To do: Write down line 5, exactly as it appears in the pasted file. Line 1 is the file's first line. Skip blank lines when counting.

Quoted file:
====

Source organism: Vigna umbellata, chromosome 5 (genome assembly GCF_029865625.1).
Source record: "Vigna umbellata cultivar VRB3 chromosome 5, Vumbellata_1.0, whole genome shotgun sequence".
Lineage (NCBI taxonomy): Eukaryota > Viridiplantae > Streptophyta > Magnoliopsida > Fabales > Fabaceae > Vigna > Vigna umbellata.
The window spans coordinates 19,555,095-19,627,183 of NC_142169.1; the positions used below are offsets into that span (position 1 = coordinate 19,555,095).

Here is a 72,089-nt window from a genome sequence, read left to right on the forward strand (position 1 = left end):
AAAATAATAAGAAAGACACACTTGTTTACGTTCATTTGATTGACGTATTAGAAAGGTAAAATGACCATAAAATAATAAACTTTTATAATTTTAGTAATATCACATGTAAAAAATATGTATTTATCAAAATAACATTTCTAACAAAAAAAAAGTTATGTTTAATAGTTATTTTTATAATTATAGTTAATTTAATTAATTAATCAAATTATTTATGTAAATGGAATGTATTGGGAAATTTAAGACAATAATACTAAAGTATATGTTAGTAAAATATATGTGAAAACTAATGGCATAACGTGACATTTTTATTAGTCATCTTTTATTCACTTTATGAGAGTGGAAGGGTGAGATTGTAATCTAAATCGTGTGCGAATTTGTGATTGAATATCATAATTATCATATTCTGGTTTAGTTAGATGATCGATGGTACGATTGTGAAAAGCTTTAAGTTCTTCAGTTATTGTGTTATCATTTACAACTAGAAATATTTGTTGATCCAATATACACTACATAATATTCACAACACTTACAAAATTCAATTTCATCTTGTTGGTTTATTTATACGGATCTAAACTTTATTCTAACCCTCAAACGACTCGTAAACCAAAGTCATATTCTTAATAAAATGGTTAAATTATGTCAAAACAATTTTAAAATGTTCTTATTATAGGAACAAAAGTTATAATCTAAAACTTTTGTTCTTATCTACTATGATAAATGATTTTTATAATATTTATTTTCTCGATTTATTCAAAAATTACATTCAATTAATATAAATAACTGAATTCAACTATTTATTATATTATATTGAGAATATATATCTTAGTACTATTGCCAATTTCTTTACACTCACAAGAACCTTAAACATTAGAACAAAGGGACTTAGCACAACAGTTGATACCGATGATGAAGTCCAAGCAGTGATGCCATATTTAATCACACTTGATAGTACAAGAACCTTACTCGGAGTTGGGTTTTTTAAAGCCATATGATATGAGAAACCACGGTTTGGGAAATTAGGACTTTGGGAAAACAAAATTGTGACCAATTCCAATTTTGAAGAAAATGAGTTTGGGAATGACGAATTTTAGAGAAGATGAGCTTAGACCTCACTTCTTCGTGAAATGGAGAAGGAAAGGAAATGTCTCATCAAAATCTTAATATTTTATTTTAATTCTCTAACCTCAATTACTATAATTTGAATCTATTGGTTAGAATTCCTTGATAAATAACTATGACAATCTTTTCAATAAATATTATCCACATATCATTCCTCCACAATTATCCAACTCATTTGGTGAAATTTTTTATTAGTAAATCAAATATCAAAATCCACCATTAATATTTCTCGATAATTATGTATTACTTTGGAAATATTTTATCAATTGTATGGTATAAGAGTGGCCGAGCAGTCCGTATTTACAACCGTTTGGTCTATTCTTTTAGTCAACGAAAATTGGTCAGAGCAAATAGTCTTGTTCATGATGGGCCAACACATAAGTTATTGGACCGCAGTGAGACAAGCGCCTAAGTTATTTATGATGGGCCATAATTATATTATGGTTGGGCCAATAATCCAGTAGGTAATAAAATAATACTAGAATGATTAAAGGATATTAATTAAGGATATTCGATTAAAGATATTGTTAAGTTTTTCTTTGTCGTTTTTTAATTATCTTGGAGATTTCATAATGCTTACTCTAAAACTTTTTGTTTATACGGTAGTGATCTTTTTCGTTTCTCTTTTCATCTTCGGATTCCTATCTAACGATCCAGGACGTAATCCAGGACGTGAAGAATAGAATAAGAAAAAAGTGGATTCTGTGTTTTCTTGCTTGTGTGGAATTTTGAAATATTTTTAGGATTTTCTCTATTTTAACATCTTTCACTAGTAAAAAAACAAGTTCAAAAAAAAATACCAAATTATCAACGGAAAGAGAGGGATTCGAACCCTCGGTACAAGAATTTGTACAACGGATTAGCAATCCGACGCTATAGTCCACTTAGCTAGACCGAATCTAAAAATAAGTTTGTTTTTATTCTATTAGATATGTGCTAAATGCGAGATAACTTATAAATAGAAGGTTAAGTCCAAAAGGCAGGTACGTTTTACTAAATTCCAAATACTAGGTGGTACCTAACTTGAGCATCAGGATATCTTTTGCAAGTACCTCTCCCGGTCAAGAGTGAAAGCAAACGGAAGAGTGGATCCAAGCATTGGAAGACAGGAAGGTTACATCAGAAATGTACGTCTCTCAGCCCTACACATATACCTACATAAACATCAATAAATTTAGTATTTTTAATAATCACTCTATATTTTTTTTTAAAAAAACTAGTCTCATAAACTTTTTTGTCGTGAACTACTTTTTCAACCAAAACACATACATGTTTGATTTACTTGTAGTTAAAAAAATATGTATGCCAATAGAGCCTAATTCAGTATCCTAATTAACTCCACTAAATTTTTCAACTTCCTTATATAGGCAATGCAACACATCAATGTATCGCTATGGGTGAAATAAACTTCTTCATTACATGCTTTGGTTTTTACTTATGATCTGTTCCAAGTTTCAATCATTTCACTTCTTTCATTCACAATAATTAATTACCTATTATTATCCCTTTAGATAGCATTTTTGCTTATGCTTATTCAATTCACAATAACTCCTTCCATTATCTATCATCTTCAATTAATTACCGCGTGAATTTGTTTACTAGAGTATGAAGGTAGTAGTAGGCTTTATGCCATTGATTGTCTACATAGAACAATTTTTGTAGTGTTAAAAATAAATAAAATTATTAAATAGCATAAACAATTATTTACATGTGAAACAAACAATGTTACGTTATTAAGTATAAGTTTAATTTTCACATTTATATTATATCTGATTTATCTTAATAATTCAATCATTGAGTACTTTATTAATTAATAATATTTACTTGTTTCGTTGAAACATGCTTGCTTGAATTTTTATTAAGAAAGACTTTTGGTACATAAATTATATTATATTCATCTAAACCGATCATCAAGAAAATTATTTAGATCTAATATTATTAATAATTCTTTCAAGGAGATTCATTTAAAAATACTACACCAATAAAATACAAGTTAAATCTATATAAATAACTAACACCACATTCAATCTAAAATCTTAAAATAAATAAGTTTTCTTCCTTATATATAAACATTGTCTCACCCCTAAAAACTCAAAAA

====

Here is a 72,089-nt window from a genome sequence, read left to right on the forward strand (position 1 = left end):